Monday, August 30, 2010

A Price Beyond Rubies

I’m going to expand on something Lisabet mentioned. A good critique partner has a price beyond rubies.

As writers, we know so much more about our characters than we put into the story. A lot of explanation can pull the reader out of the story (the dreaded info dump) but sometimes we gloss over things that should be explained better. After all, we know what we meant. Then our critique partner reads it and says, “Huh?”

Before that “Huh?” moment though, a lot of work goes into finding your perfect critique partner. This person has to be the Princess/Prince who feels the pea under the stack of mattresses. Not only do they have to feel it, but they need to have enough trust in your relationship to admit that they felt the pea. They have to know that you respect their pea-sensing ability, and are grateful that they told you. (After you’ve been attacked a few times by ungrateful writers for critiquing their work, you grow leery of offering suggestions to anyone, no matter how rational they appear to be, or how hard they beg for help.)

I’m lucky to have two critique partners – Nan Andrews and DL King. Lately, it’s been a one way street where they’re putting tons of time into reviewing my work and I haven’t be able to return the favor. They know that the second they have something they want to share, my time is theirs. (At least I hope you two know that!) I value their opinions, and deeply appreciate their gifts of time and insight.

To me, an ideal critique partner has the following qualities:

Mastery of the craft of writing equal to, or even better than, mine.

Different strengths than mine.

Honesty.

Friendship.


That’s what I’m really talking about here – friendship. A good critique partner is someone you like and connect with in a special way. You understand each other. A great critique is an open, honest discussion, where the aim is support and improvement. It’s hard to reach that level of communication with a stranger, which is why the relationship between critique partners should be nurtured and cherished. I’m blessed to have found my special two.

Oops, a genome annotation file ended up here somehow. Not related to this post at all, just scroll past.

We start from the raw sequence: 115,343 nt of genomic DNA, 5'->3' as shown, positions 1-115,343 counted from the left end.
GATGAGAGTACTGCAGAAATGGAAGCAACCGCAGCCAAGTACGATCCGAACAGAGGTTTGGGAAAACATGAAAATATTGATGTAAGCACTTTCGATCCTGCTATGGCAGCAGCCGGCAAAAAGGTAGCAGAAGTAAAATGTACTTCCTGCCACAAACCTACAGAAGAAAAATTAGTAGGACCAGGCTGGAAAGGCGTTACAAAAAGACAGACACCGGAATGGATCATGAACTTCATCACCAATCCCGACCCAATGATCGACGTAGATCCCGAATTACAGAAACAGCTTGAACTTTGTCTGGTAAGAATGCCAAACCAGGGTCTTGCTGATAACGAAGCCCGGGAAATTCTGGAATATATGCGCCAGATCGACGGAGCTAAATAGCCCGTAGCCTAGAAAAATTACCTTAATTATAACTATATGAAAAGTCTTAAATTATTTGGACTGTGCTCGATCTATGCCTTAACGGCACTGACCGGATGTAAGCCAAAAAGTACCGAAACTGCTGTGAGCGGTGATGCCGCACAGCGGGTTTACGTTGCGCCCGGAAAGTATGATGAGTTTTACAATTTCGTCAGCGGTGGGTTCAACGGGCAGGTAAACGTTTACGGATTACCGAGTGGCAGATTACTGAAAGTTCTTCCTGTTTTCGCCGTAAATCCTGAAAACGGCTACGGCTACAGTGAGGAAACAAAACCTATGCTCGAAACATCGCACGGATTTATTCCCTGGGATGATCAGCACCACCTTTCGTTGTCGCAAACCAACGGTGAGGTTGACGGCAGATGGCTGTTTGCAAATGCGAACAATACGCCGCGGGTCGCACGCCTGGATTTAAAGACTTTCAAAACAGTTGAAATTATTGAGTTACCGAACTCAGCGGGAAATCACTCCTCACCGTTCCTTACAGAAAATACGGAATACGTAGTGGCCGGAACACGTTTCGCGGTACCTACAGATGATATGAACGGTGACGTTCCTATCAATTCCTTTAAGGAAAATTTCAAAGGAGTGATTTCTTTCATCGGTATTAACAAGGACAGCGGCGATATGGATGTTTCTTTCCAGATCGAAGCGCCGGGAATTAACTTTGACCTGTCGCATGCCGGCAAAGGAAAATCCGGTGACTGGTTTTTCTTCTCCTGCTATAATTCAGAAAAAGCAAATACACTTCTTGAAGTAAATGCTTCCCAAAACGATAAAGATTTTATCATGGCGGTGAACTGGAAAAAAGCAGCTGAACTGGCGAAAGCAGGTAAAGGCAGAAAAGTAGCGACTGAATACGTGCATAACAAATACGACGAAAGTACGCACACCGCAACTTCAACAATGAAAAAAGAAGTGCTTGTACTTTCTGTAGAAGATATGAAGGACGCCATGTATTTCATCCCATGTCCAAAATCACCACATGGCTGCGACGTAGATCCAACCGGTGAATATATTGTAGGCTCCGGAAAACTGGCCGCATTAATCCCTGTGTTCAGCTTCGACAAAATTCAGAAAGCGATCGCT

8 comments:

  1. Hello, Kathleen,

    I couldn't agree more. The better you know your critique partner, the more honest you can be in giving crits, and the more open and relaxed you can be about receiving them, because you know they're not personal attacks. You know that your partner likes and respects you, no matter how hard she is on your work.

    Plus someone who is a friend can bring that special personal insight to his or her crits. They can see YOU in your story.

    Warmly,
    Lisabet

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  2. Lisabet - That's another important element, being able to take crit. I think that's a learned skill.

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  3. Hi Kathleen

    The elements you look for in your crit partner, very true. Exactly what I find in Lisabet, a McCartney to my Lennon. Very precious. Very lucky to have Nan Andrew and D L King. I've read their stories.

    Garce

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  4. Garce - The best part is when they call you out on something you knew, like you rushed a scene, or your decription was vague, but you thought you could get away with fudging it. It keeps you honest!

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  5. Garce - The best part is when they call you out on something you knew, like you rushed a scene, or your decription was vague, but you thought you could get away with fudging it. It keeps you honest!

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  6. Kathleen,

    Honesty is the key word, isn't it? It's impossible to put a price on someone who can respond with honest criticism.

    Great post,

    Ash

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  7. So, I have your ear and crit pen whenever I need it? OK...

    Great post

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  8. D.L. - As much as I rely on you, I would hope you know that by now. Come visit me. I have Jack In the Box tacos for you...

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